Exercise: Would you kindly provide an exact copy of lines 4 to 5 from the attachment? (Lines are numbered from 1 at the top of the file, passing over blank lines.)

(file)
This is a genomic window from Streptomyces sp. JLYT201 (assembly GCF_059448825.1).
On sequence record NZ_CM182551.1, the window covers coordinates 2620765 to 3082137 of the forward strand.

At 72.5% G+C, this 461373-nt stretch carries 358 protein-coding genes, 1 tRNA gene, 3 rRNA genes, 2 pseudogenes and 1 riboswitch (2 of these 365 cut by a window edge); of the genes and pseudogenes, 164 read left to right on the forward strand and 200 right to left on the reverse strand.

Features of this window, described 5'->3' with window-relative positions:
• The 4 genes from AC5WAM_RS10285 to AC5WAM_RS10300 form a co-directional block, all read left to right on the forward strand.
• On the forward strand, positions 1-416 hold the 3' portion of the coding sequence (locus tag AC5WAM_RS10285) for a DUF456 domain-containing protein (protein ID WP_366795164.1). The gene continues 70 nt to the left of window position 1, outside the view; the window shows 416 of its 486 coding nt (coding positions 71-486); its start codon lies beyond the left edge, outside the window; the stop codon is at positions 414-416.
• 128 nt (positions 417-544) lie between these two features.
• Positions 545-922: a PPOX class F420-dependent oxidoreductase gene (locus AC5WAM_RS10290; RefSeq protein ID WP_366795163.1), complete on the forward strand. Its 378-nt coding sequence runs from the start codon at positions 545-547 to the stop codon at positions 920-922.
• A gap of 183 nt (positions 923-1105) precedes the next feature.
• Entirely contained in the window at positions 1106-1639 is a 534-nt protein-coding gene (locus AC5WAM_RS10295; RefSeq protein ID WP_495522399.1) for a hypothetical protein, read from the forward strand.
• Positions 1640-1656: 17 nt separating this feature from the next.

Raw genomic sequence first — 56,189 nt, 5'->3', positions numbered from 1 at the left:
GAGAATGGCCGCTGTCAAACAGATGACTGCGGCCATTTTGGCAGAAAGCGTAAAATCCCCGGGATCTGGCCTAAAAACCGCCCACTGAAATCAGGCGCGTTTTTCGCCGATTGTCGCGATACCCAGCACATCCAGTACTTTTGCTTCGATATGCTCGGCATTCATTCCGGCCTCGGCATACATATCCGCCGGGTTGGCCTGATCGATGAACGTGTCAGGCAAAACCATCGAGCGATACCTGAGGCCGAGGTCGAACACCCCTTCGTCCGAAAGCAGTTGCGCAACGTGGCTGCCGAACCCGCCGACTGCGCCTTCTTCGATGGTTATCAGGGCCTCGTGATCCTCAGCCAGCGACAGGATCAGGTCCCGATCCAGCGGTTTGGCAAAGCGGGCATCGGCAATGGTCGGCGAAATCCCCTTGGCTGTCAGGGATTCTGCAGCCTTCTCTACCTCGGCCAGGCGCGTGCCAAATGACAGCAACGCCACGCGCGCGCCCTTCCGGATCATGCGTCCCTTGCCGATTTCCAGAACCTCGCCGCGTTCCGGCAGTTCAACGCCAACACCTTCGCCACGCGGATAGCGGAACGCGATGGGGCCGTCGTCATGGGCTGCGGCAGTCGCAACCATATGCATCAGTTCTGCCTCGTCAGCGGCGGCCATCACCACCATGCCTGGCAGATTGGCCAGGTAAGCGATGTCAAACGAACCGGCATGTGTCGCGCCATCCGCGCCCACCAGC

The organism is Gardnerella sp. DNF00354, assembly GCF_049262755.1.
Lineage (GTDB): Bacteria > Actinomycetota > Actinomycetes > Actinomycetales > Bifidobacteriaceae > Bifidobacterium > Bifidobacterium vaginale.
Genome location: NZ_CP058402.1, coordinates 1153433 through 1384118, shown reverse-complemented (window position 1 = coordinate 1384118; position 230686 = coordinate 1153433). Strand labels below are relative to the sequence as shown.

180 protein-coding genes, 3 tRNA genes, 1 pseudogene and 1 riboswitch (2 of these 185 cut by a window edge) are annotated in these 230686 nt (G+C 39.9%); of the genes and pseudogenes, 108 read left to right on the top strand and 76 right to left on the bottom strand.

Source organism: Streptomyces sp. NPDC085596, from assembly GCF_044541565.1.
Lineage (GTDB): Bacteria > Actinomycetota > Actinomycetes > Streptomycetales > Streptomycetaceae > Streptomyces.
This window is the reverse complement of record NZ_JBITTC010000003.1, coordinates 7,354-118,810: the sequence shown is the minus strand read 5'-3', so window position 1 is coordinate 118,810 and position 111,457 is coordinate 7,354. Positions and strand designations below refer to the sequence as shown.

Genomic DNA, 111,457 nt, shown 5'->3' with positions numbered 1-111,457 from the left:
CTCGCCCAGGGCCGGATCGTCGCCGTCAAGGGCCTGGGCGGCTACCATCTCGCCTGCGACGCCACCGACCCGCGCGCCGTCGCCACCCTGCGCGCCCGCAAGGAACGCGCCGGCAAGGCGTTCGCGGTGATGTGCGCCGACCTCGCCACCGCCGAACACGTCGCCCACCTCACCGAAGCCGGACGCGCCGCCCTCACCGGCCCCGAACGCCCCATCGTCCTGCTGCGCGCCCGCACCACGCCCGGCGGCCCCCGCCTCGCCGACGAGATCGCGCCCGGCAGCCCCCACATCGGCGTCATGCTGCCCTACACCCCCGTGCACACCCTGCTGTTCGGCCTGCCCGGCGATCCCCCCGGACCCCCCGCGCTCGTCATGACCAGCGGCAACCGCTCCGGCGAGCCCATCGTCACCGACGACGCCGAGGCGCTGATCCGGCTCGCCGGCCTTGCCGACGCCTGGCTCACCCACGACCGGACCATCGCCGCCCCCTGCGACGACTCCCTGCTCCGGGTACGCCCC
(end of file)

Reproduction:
Features of this window, described 5'->3' with window-relative positions:
• The 4 genes from AC5WAM_RS10285 to AC5WAM_RS10300 form a co-directional block, all read left to right on the forward strand.